March 14 — In a statement worthy of satirist Andy Borowitz’ “Duh Magazine,” PGA Tour commissioner Tim Finchem told NBC Sports that Tiger Woods’ return to competitive golf will be “huge.”
View photos of Ernie Els’ decisive win at WGC-CA Championship
Wow! Finchem sure must have some inside dope about Tiger’s comeback.
If he did, Finchem wasn’t sharing. The tour honcho would only point out the obvious, which was that “we’ll hear soon” whether Woods will tee it up at the Masters.
See ya real soon. Really? A quick ciphering indicates that the Masters will occur in less than a month. That gives Woods, oh, about the same timeframe to let everyone know if he’ll go for his 15th major at Augusta. So, yeah, that qualifies as “soon.”
Indeed, Finchem sounded just like many Boston golfers; he said he had no idea when Woods planned to return to competitive golf, but he was “excited as anybody else to see him back.”
Finchem had other “insights” to share about Woods, such as how Tiger will handle his return.
Interesting? “It’s going to be an interesting thing to watch,” Finchem said, “how he reenters the game, how he plays, how he deals with the reaction to his statement.”
Oh yeah, the “statement.”
Finchem must be the only person on the planet who viewed Woods’ staged mea culpa with a less than a cynical eye.
“I feel this huge change in the atmosphere because of what he said,” Finchem said. “I was impressed not only about him talking about personal issues but about talking about the game…when he comes back, a renewed respect.”
Tour’s on its toes. And not to worry. The tour’s ready for Woods’ reentry, whenever and wherever Sir Tiger lands.
“[Woods] recognizes we need time to deal with [his return], although we feel we’re prepared in any particular week that he comes back,” said Finchem, who expected Team Tiger to provide “good notice” prior to Woods’ return.
Commissioner Finchem, a final word?
“I hope [Woods comes back] this spring,” he said, “but my sense is we’ll know pretty soon.”
Hope that clarifies it.
Detract and distract. A Woods compatriot, Steve Stricker is one tour golfer who urged his friend to stop with the prima-donna crap and come back before the Masters. To make his return at Augusta would detract from the tourney itself.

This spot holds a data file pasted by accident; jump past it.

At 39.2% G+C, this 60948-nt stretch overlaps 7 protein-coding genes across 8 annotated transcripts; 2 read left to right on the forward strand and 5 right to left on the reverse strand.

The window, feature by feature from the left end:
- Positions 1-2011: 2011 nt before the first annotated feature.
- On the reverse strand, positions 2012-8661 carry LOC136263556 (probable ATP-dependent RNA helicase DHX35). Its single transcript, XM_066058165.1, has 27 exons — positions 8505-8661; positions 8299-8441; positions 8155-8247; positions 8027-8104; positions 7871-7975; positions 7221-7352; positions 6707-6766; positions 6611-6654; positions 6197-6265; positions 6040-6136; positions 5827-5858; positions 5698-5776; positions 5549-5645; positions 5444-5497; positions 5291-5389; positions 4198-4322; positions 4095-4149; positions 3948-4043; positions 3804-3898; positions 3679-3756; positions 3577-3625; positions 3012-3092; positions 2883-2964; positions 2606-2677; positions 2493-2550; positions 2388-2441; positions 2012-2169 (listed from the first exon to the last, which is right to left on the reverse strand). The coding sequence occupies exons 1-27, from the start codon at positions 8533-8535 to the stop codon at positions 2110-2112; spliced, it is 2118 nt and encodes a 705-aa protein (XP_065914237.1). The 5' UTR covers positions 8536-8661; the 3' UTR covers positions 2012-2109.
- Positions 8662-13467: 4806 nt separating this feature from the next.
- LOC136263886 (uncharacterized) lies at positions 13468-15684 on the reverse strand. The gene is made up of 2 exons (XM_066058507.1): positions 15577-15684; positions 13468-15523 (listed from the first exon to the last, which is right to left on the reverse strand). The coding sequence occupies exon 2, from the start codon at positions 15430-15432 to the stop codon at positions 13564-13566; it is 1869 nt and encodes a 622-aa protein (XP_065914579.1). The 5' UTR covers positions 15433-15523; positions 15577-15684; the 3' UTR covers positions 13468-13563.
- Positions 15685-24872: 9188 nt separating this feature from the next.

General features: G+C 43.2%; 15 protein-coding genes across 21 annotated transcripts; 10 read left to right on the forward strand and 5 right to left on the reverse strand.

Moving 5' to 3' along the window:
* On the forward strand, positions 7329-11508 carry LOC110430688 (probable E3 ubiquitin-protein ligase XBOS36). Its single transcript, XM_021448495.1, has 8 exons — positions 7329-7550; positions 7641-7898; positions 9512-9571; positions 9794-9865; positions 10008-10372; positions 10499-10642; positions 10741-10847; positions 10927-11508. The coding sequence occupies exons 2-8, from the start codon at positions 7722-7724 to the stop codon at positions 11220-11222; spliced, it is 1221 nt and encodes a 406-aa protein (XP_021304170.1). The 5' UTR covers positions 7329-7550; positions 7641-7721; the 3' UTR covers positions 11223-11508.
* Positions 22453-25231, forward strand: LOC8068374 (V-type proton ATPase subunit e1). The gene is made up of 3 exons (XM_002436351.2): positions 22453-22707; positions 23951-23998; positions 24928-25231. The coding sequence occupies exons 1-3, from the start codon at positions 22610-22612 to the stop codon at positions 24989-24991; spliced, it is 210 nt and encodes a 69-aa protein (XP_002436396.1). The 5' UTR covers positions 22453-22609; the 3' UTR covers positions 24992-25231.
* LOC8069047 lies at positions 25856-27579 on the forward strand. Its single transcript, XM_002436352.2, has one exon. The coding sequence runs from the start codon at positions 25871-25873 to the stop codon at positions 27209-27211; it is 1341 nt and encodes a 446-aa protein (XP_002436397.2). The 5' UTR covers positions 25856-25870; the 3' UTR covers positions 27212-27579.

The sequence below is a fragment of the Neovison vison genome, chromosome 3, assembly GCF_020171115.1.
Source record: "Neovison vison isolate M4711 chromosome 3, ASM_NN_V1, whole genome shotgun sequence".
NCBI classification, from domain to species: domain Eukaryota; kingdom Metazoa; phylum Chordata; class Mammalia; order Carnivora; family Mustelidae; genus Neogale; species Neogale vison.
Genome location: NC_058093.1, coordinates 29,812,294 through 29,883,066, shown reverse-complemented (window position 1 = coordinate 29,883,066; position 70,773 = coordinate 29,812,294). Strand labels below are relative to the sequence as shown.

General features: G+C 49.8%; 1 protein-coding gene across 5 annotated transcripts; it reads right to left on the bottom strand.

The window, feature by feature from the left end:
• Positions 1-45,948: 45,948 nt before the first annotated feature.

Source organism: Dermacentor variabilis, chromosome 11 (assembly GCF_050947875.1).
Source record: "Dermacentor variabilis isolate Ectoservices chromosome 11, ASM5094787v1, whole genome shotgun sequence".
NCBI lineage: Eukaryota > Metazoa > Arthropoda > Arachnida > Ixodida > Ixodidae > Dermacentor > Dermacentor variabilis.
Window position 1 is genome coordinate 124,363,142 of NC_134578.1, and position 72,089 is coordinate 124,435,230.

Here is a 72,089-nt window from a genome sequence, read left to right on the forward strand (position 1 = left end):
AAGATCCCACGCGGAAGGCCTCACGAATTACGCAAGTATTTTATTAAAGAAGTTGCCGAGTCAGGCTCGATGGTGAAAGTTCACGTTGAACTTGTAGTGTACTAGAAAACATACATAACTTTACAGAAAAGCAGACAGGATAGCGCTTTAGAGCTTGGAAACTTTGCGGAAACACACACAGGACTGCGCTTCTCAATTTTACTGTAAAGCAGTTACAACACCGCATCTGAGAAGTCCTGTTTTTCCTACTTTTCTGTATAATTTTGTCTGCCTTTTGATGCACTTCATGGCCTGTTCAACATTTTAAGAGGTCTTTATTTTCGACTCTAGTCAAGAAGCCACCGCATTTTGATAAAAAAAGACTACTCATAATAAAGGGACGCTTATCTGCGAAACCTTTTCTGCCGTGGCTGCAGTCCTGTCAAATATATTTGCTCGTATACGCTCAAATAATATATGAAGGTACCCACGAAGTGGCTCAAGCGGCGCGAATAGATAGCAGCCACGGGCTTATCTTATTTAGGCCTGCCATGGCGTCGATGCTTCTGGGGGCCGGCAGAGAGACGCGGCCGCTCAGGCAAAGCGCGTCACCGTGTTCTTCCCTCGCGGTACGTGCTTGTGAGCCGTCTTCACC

“Whenever he comes back it’s going to draw a lot of attention to that tournament and the focus is going to be on him coming back,” Stricker told ESPN. “I don’t know if Augusta would like that to happen, you know? To turn it into Tiger’s comeback instead of the Masters Tournament itself.”
Uh, yup. But hogging the spotlight even more than when he was on the course seems to be Woods’ M.O. these days (see Chevron World Challenge, Accenture Match Play Championship, LPGA season-opening tourney, and this week’s contest at TPC Blue Monster at Doral).
Stricker, a Tiger pal who won last year’s Deutsche Bank Championship at TPC Boston, said he had no inside info about Woods’ plans, but he had tired of the diva act.
Make up your damn mind. “Until you hear it from Tiger Woods and his agents, it’s still speculation,” Stricker told the Augusta Chronicle. “We’d like to know one way or another for sure. Everybody would. It gets to the point where you’re like, ‘C’mon, just make up your mind and tell us where you’re playing because we’re all dying to know anyway.'”
The easy-going Stricker has not been afraid to speak his mind about Woods in the past. The number-two golfer in the world had the chutzpah to concede during the 2009 Deutsche Bank event that he’d “gotten over” whatever other-worldly aura Woods had employed to intimidate his PGA Tour playing partner into submission.
“I am comfortable playing with him,” Stricker said at TPC Boston. “I guess I’m comfortable with what I’m doing, and I’m really not worrying about him.”
Faxon the new Stockton? Meanwhile, the boys put on a show in the final round of the WGC-CA Championship, and New England golfer and NBC newbie analyst Brad Faxon may have had something to do with it.
Winning the tourney at 18-under, Ernie Els solved the putting woes that plagued him down the stretch of Saturday’s round. With a smooth putting stroke, Els drained a huge, 20-foot putt for a scrambling par on 14.
Sweet bunker shot. The 40-year-old Els followed that with a beautiful wedge shot from the green-side bunker on 15 for a tap-in par. With a smooth, rhythmic fluidity, he easily hit his shot as easily as if he were tossing a softball underhanded.
With 10 one-putts after a birdie at 17, Els led the field in putting this week. Perhaps he met up with Faxon again before Sunday’s round. The Rhode Islander mentioned he had worked a bit with the Big Easy and that Els had switched to fatter grips like those Faxon uses on his sand wedge.
Phil Mickelson, who’s well-documented efforts with putting guru Dave Stockton have resulted in a modified stance but not necessarily better results, reportedly worked some with Faxon prior to the final round, according to the Associated Press’ Doug Ferguson.
Another Mickelson tweak? With a slightly narrower position over the ball (thanks to Faxon, perhaps?), Mickelson rolled the ball well Sunday, posting five birdies and one bogey for a closing-round 4-under 68. Lefty finished at 8-under for the tourney.
About those two drivers, though, Phil. Using a longer club for distance this week and a shorter one into the wind sure didn’t help, as Mickelson was dead last in driving accuracy this week.
Too bad Faxon can’t help him with his shots off the tee.
Your guess is as good as Finchem’s and Stricker’s about when Tiger Woods will make his way back to the PGA Tour. Read how you can vote on which venue Woods will choose for his golf comeback.